web analytics
October 26, 2014 / 2 Heshvan, 5775
At a Glance
Sections
Sponsored Post
Meir Panim with Soldiers 5774 Roundup: Year of Relief and Service for Israel’s Needy

Meir Panim implements programs that serve Israel’s neediest populations with respect and dignity. Meir Panim also coordinated care packages for families in the South during the Gaza War.



Home » Sections » Arts »

Exhibiting Judaica


Chanukah lamp, Russia 19th century (2)

Chanukah lamp, Russia 19th century (2)

Dear Readers,

This week we are going to resume our conversation on the various aspects of collecting Judaica.

First a note on the very early Judaica exhibitions – proof that the field is very eclectic and diverse. The first exhibition was held in 1878 at the Trocadero in Paris; on display was the now famous Strauss collection. It was a sensational event that stirred the interest of collectors and museum curators. The variety of items displayed was very educational; this was the first time one could view the glorious Chanukah menorahs made by the famous Frankfurt silversmiths in the 17th-18th centuries as well as early spice containers, Havdallah compendiums, illustrated Megillot, illuminated early Ketubot, marriage rings from the 17th century, Torah Breastplates, Torah Crowns and Parochets. What surprised viewers was the astounding craftsmanship of the items displayed and what they revealed about the culture that produced them. As I said, a sensational event for both the Jewish and non-Jewish world.

A subsequent exhibition of Judaica items was held in London in 1887. This one was much larger, presenting a few thousand objects assembled from private collections and various museums. It was after this that the Anglo Jewish Historical Society was established and later became the London Jewish Museum. A reissue of the catalogue is available online at cambridge.org.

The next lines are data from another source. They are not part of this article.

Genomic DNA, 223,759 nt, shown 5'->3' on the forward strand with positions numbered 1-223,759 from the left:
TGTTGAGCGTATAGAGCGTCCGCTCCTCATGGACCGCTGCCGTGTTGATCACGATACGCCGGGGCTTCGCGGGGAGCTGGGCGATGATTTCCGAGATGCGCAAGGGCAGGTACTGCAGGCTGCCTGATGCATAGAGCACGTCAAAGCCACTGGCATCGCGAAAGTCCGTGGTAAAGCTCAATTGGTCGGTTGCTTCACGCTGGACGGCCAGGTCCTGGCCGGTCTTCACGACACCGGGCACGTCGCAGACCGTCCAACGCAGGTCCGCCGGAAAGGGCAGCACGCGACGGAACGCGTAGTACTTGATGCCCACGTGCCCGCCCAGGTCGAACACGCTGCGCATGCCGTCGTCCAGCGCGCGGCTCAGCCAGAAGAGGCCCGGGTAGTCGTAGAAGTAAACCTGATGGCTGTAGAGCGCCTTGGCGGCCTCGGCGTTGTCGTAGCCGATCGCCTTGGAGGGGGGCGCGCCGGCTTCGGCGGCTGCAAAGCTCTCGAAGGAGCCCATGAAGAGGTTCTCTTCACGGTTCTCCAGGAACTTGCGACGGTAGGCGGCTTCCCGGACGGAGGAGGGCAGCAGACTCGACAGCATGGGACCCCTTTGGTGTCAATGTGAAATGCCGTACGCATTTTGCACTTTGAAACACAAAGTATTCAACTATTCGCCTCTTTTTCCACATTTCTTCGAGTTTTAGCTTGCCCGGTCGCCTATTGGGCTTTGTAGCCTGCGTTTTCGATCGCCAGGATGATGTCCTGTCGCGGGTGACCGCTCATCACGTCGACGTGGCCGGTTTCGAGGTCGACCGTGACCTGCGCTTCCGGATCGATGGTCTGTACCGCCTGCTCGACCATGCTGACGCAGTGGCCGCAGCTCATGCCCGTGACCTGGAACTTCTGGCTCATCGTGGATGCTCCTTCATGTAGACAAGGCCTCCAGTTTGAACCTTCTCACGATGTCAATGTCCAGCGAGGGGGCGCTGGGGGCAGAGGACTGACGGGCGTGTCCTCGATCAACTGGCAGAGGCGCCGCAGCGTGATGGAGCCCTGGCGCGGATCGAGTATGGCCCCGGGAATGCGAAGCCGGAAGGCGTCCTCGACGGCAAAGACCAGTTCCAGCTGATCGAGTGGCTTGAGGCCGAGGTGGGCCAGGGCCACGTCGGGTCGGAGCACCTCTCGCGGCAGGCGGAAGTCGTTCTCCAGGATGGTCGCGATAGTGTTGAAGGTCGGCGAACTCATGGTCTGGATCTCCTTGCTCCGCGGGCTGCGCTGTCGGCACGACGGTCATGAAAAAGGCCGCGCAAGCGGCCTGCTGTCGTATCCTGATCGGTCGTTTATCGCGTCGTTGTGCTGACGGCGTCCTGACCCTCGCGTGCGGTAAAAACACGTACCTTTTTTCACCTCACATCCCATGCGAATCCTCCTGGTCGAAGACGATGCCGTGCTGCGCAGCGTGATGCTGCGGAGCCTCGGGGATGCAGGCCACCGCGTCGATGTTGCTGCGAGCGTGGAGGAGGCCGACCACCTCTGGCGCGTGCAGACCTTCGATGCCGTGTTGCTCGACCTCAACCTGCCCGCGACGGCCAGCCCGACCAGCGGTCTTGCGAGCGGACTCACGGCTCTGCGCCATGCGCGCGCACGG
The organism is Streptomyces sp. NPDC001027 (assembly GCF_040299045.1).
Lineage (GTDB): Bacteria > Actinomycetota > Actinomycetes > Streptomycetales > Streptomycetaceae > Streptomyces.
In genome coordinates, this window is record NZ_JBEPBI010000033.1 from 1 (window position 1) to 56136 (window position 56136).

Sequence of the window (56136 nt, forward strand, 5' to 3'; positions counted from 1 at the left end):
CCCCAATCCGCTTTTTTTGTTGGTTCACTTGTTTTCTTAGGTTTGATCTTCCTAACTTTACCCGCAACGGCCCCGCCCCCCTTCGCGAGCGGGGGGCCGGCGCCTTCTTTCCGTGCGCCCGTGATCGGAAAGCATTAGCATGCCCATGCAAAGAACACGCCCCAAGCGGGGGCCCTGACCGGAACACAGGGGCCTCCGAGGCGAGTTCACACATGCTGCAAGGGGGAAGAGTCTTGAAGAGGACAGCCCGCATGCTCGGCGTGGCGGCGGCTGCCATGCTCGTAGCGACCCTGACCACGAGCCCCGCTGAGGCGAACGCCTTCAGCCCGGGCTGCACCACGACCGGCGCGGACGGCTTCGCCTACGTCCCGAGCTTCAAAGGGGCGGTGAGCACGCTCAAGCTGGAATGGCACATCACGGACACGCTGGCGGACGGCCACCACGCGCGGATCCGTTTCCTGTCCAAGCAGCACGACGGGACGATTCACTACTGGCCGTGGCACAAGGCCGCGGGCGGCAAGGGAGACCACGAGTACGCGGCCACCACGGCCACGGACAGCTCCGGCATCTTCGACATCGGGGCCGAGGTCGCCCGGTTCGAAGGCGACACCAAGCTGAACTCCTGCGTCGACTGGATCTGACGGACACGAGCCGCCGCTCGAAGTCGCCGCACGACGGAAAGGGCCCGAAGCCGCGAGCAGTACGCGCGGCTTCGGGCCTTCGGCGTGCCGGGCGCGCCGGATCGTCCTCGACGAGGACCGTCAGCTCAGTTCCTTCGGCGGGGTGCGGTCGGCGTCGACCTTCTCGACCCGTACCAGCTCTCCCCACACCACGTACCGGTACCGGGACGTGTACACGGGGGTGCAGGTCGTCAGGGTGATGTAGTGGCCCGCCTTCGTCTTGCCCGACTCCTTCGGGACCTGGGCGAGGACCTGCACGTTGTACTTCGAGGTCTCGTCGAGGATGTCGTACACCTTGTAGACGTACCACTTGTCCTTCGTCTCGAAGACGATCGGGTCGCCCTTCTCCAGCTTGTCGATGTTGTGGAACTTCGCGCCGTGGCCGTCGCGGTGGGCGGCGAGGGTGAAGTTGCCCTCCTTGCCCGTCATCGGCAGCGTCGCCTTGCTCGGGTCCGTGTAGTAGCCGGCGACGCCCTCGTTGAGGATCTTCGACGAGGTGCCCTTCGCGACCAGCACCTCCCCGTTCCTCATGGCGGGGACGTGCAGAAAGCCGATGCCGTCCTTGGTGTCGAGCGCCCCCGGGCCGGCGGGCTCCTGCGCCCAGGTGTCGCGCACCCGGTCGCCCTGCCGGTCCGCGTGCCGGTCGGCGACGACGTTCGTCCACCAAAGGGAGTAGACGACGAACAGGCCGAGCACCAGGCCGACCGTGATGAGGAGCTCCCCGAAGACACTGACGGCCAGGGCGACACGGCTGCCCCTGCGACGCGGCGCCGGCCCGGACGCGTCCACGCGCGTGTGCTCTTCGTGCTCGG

Interestingly, the Strauss collection, which had been exhibited at the Trocadero, was later donated by Baroness Nathaniel de Rothschild to the Cluny Museum in 1890 and formed the basis for the current Paris Jewish Museum, which was established in 1986 by then Parisian mayor Jacques Chirac. Both the Cluny catalogue and the Paris Jewish Museum catalogue are available through second-hand book dealers and, of course, online.

Which brings us to today and the present Judaica collecting field. The old time collectors, the ones who began collecting when I did, collected everything from haggadot to spice boxes and even archeological Jewish objects. While you will still find people like that today, there are those who specialize in one to two specific items.

For example, collecting spice boxes is a fascinating specialty as there are so many different shapes, sizes and price ranges to choose from. The same is true of Chanukah Menorahs: from Renaissance Bronze to ones made in the 19th century, and from any part of the world where Jewish communities flourished.

Of course Synagogue ritual art is also abundant but for various reasons not usually collected.

As I write this article, two Judaica auctions are taking place: Greenstein in Cedarhurst held one on June 25th and Kestenbaum Auctions in New York on June 26th – both perfectly illustrate the ever-present opportunities for acquiring Jewish Ceremonial Art – a most rewarding endeavor.